Covid19: Vulnerable populations are left behind.!They are suffering!
The Earth has been shaken and there is panic in even the most affluent communities on earth. Wealth and privilege are no longer a badge of honour, nor are they a protector. The message from the British Government is that “we are all in this together” but this message of collectivism is nothing more than political spin. Although COVID-19 does not discriminate, it does disproportionately affect poorer communities and vulnerable populations such as refugees and asylum seekers.
How then must the pandemic be affecting those communities living in the slums of Mumbai in India, favelas of Sao Paolo in Brazil and refugee camps of Kakuma in Kenya? Those who lack the most basic services taken for granted in the UK such as reliable sanitation services, clean water supply, reliable electricity and law enforcement. Such marginalised populations who are already dealing with a lack of proper infrastructure are now also at increased risk from COVID-19. As the focus shifts to the distribution of masks, soap, hand sanitisers and supporting the primary-care capacity in case the virus rapidly spreads, concerns for the physical and mental health of such populations increases.
During the launch of a $2 billion global humanitarian response plan to fund the fight against COVID-19 in the world’s poorest countries, the UN Secretary General António Guterres said “The virus is arriving in countries already in the midst of humanitarian crises caused by conflicts, natural disasters and climate change. Populations who rely on philanthropy and global aid may now see funding drying up, schools being closed, and support programs cancelled. Although hundreds of organisation and businesses are trying to protect them as much as they can by donating millions toward the global crisis, the support structures for these vulnerable populations are getting weaker. School closures mean that pupils miss out on school meals and are more open to abuse from people that should look after them. With domestic violence also on the rise as parents lose their jobs and therefore their incomes, our young people even more vulnerable when funds are cut.
UNESCO have rallied international organisations, civil society and private sector partners in a broad coalition to ensure #LearningNeverStops, but global school closures currently affecting 87% of the worlds students will disproportionately affect vulnerable and disadvantaged students who rely on schools not just for their education, but for a range of social services including health and nutrition. For the young boys and girls growing up in the world harshest environments, content is not what is missing but infrastructure, safe spaces and connectivity. Further collaboration with business partners is needed to provide data bundles, hardware and access to learning materials for these communities to ensure that they remain connected and informed during this global pandemic. iamtheCODE are already providing Kano computer kits to the most vulnerable enabling them to gain skills in coding and programming and enhance their employability in the future, but more collaborative projects are required to strengthen and develop their work.
Although there are limitations in the current climate of COVID-19 and associated social distancing recommendations, sport and physical activity still need to be encouraged in these hard to reach communities. Sport can enhance mental health by delivering social, psychological and physiological benefits, tackling and preventing obesity and reducing the risk of contracting non-communicable diseases by strengthening cardiovascular health. Sport-based social programmes promote mental well-being for at-risk communities through trauma counselling and inclusion efforts and as a platform for health education, particularly to disseminate information on sexual and reproductive health, alcohol and substance abuse, as well as communicable diseases such as malaria and HIV/AIDS.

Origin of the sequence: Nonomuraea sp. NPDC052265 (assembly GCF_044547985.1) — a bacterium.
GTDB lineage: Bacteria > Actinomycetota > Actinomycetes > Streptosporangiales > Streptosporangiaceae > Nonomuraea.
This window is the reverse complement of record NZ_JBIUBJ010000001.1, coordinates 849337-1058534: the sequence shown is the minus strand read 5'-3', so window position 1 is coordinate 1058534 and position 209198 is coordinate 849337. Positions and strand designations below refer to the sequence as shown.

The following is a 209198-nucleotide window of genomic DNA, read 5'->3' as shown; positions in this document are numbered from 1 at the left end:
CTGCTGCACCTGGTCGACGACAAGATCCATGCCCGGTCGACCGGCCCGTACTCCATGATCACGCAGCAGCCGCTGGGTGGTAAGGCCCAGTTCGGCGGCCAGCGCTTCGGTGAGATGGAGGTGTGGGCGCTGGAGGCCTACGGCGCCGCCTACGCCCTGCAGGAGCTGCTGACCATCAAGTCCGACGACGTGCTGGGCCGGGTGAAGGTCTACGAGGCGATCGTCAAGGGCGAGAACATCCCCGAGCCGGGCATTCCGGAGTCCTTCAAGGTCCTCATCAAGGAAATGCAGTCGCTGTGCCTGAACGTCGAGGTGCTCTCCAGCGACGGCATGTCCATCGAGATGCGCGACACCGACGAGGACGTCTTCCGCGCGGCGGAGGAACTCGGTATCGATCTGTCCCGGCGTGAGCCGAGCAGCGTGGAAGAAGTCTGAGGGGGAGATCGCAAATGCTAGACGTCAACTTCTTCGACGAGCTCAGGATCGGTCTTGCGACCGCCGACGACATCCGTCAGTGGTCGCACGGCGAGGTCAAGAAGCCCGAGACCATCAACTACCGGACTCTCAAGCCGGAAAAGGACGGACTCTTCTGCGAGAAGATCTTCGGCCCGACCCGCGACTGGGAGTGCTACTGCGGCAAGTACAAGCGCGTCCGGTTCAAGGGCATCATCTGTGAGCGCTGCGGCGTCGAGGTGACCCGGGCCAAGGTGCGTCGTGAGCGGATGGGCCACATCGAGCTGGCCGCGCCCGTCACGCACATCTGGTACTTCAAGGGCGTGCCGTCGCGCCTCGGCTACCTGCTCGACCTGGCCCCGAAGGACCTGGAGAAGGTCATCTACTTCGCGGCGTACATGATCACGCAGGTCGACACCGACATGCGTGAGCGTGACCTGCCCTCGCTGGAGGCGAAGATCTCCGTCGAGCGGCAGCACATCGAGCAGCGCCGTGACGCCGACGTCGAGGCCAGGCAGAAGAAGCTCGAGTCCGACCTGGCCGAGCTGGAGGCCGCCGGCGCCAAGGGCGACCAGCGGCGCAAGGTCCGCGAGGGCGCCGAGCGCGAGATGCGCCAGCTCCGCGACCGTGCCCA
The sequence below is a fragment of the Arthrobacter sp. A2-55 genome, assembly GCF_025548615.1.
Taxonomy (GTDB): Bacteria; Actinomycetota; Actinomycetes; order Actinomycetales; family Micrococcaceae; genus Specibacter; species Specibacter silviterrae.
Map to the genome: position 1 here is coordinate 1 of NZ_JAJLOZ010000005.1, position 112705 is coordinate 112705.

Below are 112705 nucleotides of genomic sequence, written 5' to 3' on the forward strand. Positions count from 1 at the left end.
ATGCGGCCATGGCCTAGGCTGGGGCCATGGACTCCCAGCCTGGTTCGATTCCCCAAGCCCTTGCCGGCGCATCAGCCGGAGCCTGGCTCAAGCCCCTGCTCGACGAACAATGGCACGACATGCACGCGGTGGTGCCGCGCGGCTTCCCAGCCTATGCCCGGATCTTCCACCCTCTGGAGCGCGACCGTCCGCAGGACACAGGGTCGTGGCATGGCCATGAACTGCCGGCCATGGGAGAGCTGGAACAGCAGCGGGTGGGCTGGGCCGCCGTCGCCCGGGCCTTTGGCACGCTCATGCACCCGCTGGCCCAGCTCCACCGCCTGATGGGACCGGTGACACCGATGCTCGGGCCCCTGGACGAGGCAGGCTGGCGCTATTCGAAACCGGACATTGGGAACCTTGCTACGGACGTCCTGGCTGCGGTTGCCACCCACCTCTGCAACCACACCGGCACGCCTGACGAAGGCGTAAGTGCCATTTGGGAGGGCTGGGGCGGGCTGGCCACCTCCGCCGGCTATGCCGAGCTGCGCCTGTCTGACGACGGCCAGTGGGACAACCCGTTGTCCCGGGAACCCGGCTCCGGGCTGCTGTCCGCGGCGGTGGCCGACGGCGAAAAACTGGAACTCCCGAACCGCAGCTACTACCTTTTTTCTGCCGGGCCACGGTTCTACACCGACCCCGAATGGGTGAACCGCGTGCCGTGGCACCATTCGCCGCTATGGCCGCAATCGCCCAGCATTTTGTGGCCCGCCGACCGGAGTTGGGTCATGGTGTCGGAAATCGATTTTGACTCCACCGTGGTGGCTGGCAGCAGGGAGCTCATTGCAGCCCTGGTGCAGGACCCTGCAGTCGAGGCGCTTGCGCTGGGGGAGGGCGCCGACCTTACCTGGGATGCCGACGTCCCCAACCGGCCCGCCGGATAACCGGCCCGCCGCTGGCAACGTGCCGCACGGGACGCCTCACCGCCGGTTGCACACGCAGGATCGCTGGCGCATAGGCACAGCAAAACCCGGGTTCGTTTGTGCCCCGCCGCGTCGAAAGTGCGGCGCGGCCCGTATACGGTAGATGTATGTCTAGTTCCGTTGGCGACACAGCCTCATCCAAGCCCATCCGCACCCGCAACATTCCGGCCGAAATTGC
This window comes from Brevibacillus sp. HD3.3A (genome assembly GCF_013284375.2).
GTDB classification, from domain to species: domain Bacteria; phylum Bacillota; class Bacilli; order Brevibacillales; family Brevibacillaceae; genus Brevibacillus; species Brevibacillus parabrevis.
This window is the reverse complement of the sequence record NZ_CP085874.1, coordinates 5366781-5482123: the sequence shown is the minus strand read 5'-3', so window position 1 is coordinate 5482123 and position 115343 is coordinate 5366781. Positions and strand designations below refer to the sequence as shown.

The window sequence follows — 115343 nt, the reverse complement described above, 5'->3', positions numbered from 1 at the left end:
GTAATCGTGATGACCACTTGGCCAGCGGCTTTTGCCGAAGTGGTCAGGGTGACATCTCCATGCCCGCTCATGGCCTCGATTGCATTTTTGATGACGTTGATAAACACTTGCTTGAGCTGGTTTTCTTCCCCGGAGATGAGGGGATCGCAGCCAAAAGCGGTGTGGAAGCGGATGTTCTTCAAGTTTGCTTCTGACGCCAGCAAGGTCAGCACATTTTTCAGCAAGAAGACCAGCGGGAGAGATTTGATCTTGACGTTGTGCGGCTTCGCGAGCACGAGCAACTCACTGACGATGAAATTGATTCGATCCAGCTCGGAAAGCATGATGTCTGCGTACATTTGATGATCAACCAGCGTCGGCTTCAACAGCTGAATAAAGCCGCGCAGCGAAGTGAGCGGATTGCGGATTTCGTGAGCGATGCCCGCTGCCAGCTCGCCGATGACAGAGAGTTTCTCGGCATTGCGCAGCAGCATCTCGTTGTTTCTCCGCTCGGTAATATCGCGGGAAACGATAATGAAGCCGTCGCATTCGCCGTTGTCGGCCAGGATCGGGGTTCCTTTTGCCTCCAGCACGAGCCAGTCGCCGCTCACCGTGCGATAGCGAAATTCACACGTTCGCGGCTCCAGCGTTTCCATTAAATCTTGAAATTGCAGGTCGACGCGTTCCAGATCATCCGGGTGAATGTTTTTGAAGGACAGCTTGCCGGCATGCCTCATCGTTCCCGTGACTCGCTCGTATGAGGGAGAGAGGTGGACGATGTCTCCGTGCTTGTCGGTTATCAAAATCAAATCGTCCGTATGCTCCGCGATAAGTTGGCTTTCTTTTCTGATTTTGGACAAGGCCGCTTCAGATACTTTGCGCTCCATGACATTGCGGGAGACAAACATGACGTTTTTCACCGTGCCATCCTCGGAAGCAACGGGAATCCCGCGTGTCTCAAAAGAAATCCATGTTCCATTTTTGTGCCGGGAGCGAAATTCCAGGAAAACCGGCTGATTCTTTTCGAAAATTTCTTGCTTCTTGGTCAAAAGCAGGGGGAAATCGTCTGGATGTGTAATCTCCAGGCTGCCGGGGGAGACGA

By introducing wellbeing clubs globally iamtheCODE strive to educate young girls and boys about the importance of maintaining physical and mental health, protecting their environments and communities. In addition, twelve week mentoring programmes can measure the impact of such programmes and help to strengthen the curriculum moving forward. Such initiatives will go some way to combat loneliness and isolation, both identified as major contributors to poor mental health, with anxiety and depression both attributed to lack of human contact . Even where there are established mechanisms in place to deal with poor mental health, such facilities will be suffering increased demand due to the enforced isolation as a result of the social distancing measures put in place to combat the spread of COVID-19. Undoubtedly, newly emergent social impacts yet to be recognised will also need consideration and again, it will be the marginalised and vulnerable who will have limited access to such facilities.
Although the G20 Summit leaders have committed to doing whatever it takes to overcome the pandemic , millions of young girls and boys are being left increasingly vulnerable in these difficult times. We must not forget post-pandemic, that millions of the most vulnerable populations were living tragic lives BEFORE the COVID-19 crisis, therefore designing new solutions must become a priority. The entire world can see that COVID-19 is affecting the poor and the rich. The virus respects no borders, no race, no gender and no age, but the vulnerable in this world will be at a greater risk due to the lack of infrastructure, moral leadership, transparency, effective collaboration and funds.
Technology will change lives, but the digital divide must be prioritised, young girls and boys must have tools every day, not just when there is a pandemic.
I have written a letter to young girls and boys living from the most marginalised communities in the world. Listen here